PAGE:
Braddock, North Dakota is a place where people still do the steering wheel wave. It’s quite a contrast from my hometown, where the wave is no longer possible due to the cell phone glued between every driver’s ear and hand. It’s a beautiful dying rural town; no longer on new maps. And it’s the family farm I grew up with. Before we go any further, take moment to remember your family farm. Seriously, do it.
Share these memories with your kids. They are most likely not growing up with a family farm and will never know the joys of an irate grandpa finding you atop his neatly packed haystack, or grandma taking you into the basement to show you were the family lived before grandpa built the house. They don’t grow roots like they used to and we need to purposefully find ways to show our kids how fulfilling hard work and an open field can be.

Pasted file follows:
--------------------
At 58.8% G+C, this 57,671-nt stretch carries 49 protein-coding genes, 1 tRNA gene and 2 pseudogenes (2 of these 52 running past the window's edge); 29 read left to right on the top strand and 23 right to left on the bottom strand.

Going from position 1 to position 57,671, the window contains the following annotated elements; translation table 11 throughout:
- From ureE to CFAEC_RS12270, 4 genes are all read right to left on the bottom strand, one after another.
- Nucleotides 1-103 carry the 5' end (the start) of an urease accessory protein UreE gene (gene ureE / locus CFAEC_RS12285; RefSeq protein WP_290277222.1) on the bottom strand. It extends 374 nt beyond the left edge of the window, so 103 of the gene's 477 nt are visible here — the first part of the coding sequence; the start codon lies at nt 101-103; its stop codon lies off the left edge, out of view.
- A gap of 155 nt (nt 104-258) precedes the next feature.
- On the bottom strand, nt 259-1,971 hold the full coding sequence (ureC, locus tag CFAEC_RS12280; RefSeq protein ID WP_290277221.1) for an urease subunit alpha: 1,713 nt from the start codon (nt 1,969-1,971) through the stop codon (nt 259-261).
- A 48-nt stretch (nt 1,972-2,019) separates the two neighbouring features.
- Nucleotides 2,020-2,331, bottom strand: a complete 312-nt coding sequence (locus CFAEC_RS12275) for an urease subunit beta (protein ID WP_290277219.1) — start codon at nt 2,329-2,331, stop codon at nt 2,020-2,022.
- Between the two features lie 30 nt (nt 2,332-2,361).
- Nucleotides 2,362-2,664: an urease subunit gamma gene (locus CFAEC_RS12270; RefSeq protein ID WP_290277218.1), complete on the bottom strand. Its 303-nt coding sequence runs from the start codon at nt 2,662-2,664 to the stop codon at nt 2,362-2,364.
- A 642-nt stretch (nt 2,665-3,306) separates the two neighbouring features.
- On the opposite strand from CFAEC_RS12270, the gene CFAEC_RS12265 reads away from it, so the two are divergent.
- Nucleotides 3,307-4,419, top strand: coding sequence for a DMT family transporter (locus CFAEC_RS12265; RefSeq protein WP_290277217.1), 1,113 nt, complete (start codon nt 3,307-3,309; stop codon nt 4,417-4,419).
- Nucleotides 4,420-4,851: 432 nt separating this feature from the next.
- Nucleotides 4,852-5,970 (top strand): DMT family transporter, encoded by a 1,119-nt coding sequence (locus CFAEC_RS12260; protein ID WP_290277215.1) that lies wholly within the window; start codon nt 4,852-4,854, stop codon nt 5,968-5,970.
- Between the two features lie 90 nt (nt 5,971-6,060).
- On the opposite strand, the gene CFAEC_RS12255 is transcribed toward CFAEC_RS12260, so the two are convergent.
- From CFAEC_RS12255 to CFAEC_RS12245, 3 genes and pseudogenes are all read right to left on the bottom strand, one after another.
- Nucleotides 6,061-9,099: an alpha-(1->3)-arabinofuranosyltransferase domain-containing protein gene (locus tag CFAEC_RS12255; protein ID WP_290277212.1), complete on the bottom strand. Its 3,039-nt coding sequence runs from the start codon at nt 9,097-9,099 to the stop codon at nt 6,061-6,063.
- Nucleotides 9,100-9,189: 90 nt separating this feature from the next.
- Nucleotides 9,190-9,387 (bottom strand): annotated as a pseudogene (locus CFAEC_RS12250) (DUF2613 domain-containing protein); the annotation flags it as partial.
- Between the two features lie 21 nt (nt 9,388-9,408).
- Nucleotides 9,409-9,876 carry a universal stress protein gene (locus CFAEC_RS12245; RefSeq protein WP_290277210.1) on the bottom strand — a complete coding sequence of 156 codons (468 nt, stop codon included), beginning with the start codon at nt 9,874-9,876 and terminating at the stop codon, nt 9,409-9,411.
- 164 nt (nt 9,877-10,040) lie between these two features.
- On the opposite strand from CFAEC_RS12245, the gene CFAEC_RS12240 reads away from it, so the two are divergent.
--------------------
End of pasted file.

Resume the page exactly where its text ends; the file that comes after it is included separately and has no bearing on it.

Now back to my story. I think about the Braddock wheel wavers as I run laps of my neighborhood. I wave at every human who crosses my path, mainly because I desperately need the distraction. My return wave rate hovers around 10 percent because everyone’s too busy with one hand on the wheel and one hand on the phone.
I consider this a personal safety hazard in a community without sidewalks or shoulders on the road. So I keep on high alert and respectfully ask drivers to reconsider.
I am an unofficial member of Oprah’s No Phone Zone club; unofficial because I’ve not yet reached 100 percent non-phone driving. I won’t profess to have broken what is truly an addiction. But each time I reach for the phone while behind the wheel, I consistently try to talk myself out of it. More and more often, my intelligent half is winning.
I imagine a world where we never have to hear another soul wrenching story of a someone’s child killed by a texting driver. I could sure use the waves.